Wednesday, October 19, 2005

Two tests

Wandering the backrooms of blogspot, I encountered Karen's blog and found a link to a test for Catholics. I'm not a Catholic but a more-eucumenical-than-most independent.

Only reason I took it (as opposed to just showing to my Mom who is a Catholic) is that I've been reading/watching/listening to more Catholic teachings inthe past few years and wondered how much had 'rubbed' off.

I came up as Evangelical Catholic.

You are a Protestant convert, or have been affected by evangelical Protestantism in some way. You love Scripture and incorporate into your daily life. You have a clear vision of Catholic morals and doctrines, and you make great effort to adhere to them. However, your interpretation of Scripture may not be in line with Catholic teaching, and you may not accept legitimate plurality in doctrinal expression. You might want to read the Fathers of the Church and Papal encyclicals to deepen your Catholicism.

Evangelical Catholic 95%
Radical Catholic 71%
Traditional Catholic 62%
New Catholic 57%
Neo-Conservative Catholic 50%
Liberal Catholic 26%
Lukewarm Catholic 5%

Mom came up as an Evangelical Catholic too, but by a much lower margin.

According to many Baptists & Evangelical protestants I have talked to, I am very much a moderate in my worldview. The more bigoted 'liberals' online would brand me as extremely right-wing, but then they seem overly ready to apply that label in any case.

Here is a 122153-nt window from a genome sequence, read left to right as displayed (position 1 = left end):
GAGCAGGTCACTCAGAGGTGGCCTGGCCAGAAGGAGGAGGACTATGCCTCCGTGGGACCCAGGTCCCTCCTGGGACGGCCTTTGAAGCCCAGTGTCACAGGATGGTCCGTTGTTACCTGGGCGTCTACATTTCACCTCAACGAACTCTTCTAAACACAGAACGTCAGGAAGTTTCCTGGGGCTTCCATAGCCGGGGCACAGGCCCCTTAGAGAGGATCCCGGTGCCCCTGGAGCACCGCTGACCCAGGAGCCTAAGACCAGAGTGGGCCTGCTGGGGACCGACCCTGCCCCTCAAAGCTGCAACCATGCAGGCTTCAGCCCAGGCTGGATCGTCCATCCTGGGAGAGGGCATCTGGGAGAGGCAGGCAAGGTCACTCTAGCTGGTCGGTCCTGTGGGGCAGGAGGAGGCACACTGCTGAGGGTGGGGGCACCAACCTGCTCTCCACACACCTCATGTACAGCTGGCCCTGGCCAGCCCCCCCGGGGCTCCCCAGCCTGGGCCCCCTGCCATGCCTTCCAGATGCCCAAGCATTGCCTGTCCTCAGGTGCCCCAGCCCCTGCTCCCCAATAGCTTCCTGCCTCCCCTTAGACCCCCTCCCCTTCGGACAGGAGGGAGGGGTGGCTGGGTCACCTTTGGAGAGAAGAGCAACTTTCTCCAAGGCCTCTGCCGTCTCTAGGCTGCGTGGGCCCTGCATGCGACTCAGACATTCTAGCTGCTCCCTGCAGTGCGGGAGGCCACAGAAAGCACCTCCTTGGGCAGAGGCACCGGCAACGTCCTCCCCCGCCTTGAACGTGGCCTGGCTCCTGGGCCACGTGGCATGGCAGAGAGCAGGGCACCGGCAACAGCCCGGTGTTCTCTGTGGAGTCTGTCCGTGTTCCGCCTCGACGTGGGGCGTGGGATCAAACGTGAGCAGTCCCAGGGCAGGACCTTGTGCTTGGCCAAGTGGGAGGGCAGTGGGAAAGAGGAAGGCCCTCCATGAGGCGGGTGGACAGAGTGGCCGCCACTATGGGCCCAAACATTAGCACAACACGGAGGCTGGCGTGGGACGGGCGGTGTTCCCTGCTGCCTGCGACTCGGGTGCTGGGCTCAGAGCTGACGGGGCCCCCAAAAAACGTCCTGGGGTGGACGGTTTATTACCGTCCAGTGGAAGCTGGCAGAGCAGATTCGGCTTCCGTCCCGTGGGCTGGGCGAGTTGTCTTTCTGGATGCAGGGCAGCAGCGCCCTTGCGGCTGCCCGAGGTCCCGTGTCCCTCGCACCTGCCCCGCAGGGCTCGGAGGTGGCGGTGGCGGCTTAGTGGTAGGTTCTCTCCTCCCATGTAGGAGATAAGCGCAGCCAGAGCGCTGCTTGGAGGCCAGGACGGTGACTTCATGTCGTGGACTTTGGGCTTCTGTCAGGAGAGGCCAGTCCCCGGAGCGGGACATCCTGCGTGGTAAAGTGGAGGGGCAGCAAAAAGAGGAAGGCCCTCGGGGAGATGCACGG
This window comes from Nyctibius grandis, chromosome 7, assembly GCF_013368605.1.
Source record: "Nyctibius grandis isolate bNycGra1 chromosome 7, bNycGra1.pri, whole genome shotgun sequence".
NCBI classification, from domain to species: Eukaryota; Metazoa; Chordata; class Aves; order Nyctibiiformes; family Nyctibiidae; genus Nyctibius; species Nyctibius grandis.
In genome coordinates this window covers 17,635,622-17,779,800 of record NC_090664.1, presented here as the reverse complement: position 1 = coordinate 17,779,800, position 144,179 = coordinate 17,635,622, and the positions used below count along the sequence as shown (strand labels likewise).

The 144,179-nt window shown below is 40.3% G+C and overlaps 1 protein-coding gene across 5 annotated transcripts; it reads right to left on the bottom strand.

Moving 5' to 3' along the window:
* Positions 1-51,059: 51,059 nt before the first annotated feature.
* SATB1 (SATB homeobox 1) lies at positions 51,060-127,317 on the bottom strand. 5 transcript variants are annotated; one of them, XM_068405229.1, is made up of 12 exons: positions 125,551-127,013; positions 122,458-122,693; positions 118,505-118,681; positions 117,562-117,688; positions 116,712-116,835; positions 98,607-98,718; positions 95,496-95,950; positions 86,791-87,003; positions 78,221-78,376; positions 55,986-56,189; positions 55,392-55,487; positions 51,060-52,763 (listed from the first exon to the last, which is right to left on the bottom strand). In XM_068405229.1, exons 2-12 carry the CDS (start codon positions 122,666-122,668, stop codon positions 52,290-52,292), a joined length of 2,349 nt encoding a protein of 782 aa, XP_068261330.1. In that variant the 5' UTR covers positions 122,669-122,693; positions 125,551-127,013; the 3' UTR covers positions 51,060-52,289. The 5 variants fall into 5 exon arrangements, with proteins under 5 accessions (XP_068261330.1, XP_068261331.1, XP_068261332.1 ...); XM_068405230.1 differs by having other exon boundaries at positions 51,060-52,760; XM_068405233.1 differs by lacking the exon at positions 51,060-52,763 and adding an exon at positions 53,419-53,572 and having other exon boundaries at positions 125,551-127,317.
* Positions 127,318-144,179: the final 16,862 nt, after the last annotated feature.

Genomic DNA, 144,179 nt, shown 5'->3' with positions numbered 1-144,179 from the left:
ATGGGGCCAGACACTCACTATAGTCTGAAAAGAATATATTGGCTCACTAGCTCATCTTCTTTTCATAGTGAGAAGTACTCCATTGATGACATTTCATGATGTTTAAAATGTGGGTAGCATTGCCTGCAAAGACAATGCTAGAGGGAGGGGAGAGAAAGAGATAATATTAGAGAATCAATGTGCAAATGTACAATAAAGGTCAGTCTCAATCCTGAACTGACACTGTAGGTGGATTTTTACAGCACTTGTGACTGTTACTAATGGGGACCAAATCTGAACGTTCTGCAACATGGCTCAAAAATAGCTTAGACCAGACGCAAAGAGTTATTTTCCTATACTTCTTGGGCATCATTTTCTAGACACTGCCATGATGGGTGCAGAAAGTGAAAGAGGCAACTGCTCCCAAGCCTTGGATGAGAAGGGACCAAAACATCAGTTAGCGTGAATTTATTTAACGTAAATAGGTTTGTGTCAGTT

In this test

I scored as Classical Humanist.

You think that persons are ontologically good but morally bad. You are traditional and orthodoxy is very important to you. You are most likely Catholic, or else your religion is ancient, with a long continuous tradition. You have a good sense of humor and like to take things easy. You aren't a very exciting person, but are dependable. You think that people need to cultivate the virtues of prudence, temperance, fortitude, and justice. You think that the study of science is good, but don't often keep up with the products of technological progress. You believe that the study of history has great application to understanding current events. You think that people can govern themselves most of the time, and that government needs to be mainly small; however, you do not expect too much of government. Your favorite philosophers are Plato, Aristotle, Confucius, Marcus Aurelius, Augustine of Hippo, and Thomas Aquinas.

At one time I admired all of these folks. Now I admire some of their sentiments but do not agree with others. Actually my favorite philosophers right now are the Apostle Paul, C.S. Lewis (he was more than a logician), G.K. Chesterton, and...Terry Pratchett. [Hey, I had to say something shocking or you'd get bored!] Actually, what I mean by this is that I find my views on many things are similar to Pratchett's, except when they disagree entirely. (After all, philosophy is a simply a well thought-out point of view that affects how you view other things in your life.) As Terry isn't a Christian, this happens often but less often than with many writers...or maybe it just seems that way because of the amusing way he expresses himself. Guess I'll work that out later. My opinions do change over time.

I was reading Plato's Timeaus last week (Becka's latest book report came from it, so I wanted to refresh my own memory). I surprised myself by disagreeing wholeheartedly with everything Socrates said. I should reread The Republic soon and see how much my viewpoint has changed about that one.

You live, you read, you choose a philosophical view....and then you change your mind. heh

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